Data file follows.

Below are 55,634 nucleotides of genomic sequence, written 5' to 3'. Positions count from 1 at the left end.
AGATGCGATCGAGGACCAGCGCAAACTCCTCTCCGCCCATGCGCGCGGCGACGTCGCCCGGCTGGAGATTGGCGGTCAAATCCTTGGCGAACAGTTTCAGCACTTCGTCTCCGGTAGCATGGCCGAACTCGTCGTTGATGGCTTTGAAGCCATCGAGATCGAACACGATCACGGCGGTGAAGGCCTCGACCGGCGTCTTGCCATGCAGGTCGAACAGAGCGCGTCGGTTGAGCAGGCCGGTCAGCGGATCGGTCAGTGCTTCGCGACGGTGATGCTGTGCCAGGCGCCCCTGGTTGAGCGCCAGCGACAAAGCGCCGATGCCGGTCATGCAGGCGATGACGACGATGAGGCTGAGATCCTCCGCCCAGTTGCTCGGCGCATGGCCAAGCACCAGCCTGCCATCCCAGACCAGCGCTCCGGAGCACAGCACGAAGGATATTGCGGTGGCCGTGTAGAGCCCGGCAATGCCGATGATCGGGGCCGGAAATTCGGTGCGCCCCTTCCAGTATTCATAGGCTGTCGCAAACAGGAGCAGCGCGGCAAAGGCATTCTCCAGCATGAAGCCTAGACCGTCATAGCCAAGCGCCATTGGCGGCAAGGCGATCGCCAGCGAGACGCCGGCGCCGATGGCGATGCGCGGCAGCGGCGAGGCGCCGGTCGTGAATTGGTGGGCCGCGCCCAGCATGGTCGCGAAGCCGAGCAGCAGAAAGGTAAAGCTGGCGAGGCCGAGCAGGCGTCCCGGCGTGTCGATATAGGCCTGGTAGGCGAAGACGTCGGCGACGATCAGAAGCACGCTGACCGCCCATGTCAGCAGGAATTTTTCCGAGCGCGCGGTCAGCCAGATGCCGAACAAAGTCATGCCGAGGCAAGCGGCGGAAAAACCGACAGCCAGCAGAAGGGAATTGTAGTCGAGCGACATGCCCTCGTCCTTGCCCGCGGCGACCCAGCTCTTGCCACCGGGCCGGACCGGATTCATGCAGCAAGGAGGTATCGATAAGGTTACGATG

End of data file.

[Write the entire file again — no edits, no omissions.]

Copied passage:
Below are 55,634 nucleotides of genomic sequence, written 5' to 3'. Positions count from 1 at the left end.
AGATGCGATCGAGGACCAGCGCAAACTCCTCTCCGCCCATGCGCGCGGCGACGTCGCCCGGCTGGAGATTGGCGGTCAAATCCTTGGCGAACAGTTTCAGCACTTCGTCTCCGGTAGCATGGCCGAACTCGTCGTTGATGGCTTTGAAGCCATCGAGATCGAACACGATCACGGCGGTGAAGGCCTCGACCGGCGTCTTGCCATGCAGGTCGAACAGAGCGCGTCGGTTGAGCAGGCCGGTCAGCGGATCGGTCAGTGCTTCGCGACGGTGATGCTGTGCCAGGCGCCCCTGGTTGAGCGCCAGCGACAAAGCGCCGATGCCGGTCATGCAGGCGATGACGACGATGAGGCTGAGATCCTCCGCCCAGTTGCTCGGCGCATGGCCAAGCACCAGCCTGCCATCCCAGACCAGCGCTCCGGAGCACAGCACGAAGGATATTGCGGTGGCCGTGTAGAGCCCGGCAATGCCGATGATCGGGGCCGGAAATTCGGTGCGCCCCTTCCAGTATTCATAGGCTGTCGCAAACAGGAGCAGCGCGGCAAAGGCATTCTCCAGCATGAAGCCTAGACCGTCATAGCCAAGCGCCATTGGCGGCAAGGCGATCGCCAGCGAGACGCCGGCGCCGATGGCGATGCGCGGCAGCGGCGAGGCGCCGGTCGTGAATTGGTGGGCCGCGCCCAGCATGGTCGCGAAGCCGAGCAGCAGAAAGGTAAAGCTGGCGAGGCCGAGCAGGCGTCCCGGCGTGTCGATATAGGCCTGGTAGGCGAAGACGTCGGCGACGATCAGAAGCACGCTGACCGCCCATGTCAGCAGGAATTTTTCCGAGCGCGCGGTCAGCCAGATGCCGAACAAAGTCATGCCGAGGCAAGCGGCGGAAAAACCGACAGCCAGCAGAAGGGAATTGTAGTCGAGCGACATGCCCTCGTCCTTGCCCGCGGCGACCCAGCTCTTGCCACCGGGCCGGACCGGATTCATGCAGCAAGGAGGTATCGATAAGGTTACGATG